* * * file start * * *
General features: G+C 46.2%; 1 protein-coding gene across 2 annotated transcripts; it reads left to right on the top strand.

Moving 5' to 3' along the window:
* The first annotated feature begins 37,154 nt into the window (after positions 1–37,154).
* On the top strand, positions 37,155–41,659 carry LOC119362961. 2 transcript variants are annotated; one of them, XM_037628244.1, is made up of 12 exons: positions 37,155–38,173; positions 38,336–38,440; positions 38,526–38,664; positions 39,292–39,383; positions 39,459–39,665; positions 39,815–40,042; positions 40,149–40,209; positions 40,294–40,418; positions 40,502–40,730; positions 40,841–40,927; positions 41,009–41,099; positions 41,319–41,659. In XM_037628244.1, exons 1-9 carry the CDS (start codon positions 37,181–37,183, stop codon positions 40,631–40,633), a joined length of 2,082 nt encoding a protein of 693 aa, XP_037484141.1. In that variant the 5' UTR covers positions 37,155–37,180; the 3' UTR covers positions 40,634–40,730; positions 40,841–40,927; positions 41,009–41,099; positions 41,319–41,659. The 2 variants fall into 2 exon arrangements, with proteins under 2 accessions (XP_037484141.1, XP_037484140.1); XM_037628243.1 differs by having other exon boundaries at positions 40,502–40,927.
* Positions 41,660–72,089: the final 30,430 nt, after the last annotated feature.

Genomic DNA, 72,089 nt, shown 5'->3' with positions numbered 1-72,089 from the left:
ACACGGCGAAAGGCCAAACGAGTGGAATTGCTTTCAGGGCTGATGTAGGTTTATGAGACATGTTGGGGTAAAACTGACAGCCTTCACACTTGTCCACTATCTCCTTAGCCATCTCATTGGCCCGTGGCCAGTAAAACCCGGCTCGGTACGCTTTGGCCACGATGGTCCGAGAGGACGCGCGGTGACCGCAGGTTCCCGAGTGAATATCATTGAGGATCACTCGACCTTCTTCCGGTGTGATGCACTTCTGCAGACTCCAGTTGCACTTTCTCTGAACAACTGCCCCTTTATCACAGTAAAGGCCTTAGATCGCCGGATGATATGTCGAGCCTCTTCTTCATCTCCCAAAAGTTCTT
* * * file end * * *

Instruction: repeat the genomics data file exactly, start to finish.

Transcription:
General features: G+C 46.2%; 1 protein-coding gene across 2 annotated transcripts; it reads left to right on the top strand.

Moving 5' to 3' along the window:
* The first annotated feature begins 37,154 nt into the window (after positions 1–37,154).
* On the top strand, positions 37,155–41,659 carry LOC119362961. 2 transcript variants are annotated; one of them, XM_037628244.1, is made up of 12 exons: positions 37,155–38,173; positions 38,336–38,440; positions 38,526–38,664; positions 39,292–39,383; positions 39,459–39,665; positions 39,815–40,042; positions 40,149–40,209; positions 40,294–40,418; positions 40,502–40,730; positions 40,841–40,927; positions 41,009–41,099; positions 41,319–41,659. In XM_037628244.1, exons 1-9 carry the CDS (start codon positions 37,181–37,183, stop codon positions 40,631–40,633), a joined length of 2,082 nt encoding a protein of 693 aa, XP_037484141.1. In that variant the 5' UTR covers positions 37,155–37,180; the 3' UTR covers positions 40,634–40,730; positions 40,841–40,927; positions 41,009–41,099; positions 41,319–41,659. The 2 variants fall into 2 exon arrangements, with proteins under 2 accessions (XP_037484141.1, XP_037484140.1); XM_037628243.1 differs by having other exon boundaries at positions 40,502–40,927.
* Positions 41,660–72,089: the final 30,430 nt, after the last annotated feature.

Genomic DNA, 72,089 nt, shown 5'->3' with positions numbered 1-72,089 from the left:
ACACGGCGAAAGGCCAAACGAGTGGAATTGCTTTCAGGGCTGATGTAGGTTTATGAGACATGTTGGGGTAAAACTGACAGCCTTCACACTTGTCCACTATCTCCTTAGCCATCTCATTGGCCCGTGGCCAGTAAAACCCGGCTCGGTACGCTTTGGCCACGATGGTCCGAGAGGACGCGCGGTGACCGCAGGTTCCCGAGTGAATATCATTGAGGATCACTCGACCTTCTTCCGGTGTGATGCACTTCTGCAGACTCCAGTTGCACTTTCTCTGAACAACTGCCCCTTTATCACAGTAAAGGCCTTAGATCGCCGGATGATATGTCGAGCCTCTTCTTCATCTCCCAAAAGTTCTT